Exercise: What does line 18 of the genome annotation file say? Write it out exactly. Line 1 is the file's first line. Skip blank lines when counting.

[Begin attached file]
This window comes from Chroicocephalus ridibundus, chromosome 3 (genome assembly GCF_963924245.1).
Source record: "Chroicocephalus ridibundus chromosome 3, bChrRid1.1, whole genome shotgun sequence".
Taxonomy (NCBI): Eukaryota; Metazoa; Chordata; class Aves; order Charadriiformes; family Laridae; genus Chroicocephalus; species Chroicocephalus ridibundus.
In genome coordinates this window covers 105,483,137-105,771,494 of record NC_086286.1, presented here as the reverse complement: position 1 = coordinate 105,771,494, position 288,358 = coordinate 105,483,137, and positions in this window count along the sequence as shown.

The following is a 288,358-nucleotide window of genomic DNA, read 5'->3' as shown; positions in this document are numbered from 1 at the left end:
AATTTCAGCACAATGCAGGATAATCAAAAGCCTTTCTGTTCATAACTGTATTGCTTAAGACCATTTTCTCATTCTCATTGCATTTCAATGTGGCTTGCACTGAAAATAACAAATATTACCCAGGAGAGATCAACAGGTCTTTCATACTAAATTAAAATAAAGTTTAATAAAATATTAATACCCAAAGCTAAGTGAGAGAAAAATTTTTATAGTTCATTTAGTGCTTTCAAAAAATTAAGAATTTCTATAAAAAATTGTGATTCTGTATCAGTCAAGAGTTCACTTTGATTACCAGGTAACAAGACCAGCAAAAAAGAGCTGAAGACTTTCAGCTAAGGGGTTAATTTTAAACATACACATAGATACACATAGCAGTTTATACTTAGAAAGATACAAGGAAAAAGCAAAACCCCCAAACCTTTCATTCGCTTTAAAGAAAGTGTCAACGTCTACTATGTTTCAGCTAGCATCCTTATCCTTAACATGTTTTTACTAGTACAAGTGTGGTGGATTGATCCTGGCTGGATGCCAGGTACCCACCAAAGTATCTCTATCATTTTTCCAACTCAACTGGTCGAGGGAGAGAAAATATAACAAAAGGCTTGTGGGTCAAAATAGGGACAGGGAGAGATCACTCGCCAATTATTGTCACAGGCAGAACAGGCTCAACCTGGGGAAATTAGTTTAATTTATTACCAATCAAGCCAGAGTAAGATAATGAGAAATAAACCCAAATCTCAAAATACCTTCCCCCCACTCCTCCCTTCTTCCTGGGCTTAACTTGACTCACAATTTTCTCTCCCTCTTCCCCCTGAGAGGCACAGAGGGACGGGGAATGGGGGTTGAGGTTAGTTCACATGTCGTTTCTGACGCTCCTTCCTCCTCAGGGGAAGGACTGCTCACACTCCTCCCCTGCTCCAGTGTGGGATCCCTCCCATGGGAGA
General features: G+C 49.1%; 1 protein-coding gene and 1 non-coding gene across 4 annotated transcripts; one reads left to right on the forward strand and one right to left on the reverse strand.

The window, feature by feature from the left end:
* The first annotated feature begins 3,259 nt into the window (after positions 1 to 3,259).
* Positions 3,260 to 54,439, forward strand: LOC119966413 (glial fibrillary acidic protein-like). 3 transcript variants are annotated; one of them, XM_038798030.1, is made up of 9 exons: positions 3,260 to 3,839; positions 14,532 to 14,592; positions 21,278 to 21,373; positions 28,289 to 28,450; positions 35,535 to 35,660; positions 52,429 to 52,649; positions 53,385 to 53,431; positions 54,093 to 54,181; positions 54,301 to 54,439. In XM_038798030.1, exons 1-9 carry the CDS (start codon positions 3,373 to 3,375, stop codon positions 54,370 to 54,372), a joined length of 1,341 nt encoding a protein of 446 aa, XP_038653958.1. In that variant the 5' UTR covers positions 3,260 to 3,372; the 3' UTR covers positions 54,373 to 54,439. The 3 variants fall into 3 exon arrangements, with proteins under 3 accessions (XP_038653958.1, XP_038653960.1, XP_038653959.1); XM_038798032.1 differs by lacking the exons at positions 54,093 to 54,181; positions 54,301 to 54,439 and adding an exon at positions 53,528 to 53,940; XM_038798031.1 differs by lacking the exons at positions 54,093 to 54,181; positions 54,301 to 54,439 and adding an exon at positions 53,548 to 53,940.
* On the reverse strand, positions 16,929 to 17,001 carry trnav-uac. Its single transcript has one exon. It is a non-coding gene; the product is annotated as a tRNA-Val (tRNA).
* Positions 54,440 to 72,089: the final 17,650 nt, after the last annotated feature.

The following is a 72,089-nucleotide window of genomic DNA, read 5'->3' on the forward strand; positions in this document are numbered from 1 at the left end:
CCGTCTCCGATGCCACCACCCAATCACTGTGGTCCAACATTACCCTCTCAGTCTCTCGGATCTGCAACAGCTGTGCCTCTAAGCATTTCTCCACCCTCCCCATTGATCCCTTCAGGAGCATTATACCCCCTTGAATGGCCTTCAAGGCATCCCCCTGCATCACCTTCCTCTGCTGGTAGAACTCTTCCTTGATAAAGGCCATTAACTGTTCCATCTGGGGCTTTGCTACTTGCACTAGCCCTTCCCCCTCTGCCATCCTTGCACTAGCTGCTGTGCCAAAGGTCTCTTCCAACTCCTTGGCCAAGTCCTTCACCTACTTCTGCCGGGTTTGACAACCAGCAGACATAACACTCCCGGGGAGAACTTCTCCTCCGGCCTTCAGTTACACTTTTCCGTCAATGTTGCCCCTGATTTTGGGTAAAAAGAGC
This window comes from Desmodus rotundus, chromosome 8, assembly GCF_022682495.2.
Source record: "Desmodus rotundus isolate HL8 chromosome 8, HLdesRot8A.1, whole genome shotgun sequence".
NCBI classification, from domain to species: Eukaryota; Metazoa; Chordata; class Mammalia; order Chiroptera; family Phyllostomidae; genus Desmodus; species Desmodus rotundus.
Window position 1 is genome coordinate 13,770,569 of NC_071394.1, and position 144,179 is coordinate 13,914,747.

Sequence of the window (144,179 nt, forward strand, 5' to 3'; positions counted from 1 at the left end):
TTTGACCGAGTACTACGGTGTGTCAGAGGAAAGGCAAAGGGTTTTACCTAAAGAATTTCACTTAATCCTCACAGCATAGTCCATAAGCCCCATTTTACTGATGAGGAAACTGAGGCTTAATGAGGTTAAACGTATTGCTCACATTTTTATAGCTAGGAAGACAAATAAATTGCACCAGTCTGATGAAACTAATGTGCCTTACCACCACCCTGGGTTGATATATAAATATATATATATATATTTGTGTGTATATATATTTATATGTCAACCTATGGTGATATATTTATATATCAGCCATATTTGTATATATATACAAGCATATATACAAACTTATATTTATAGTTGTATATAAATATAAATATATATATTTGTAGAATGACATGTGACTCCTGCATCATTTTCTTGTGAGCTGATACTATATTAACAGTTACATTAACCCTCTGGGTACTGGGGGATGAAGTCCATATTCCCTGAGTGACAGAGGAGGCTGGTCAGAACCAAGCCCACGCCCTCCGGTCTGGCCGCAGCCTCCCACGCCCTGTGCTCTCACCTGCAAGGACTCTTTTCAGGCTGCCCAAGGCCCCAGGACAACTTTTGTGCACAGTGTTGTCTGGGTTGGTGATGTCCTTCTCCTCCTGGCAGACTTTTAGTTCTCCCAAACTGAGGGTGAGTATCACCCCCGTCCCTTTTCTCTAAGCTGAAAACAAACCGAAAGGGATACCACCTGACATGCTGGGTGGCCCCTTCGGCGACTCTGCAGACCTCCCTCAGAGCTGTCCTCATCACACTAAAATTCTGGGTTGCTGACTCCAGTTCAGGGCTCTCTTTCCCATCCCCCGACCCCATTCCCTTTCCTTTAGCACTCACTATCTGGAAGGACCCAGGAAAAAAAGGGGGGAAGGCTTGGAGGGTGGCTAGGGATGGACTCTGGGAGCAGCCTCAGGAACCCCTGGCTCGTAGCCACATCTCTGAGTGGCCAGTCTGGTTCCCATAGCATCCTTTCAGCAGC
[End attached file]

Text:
Window position 1 is genome coordinate 13,770,569 of NC_071394.1, and position 144,179 is coordinate 13,914,747.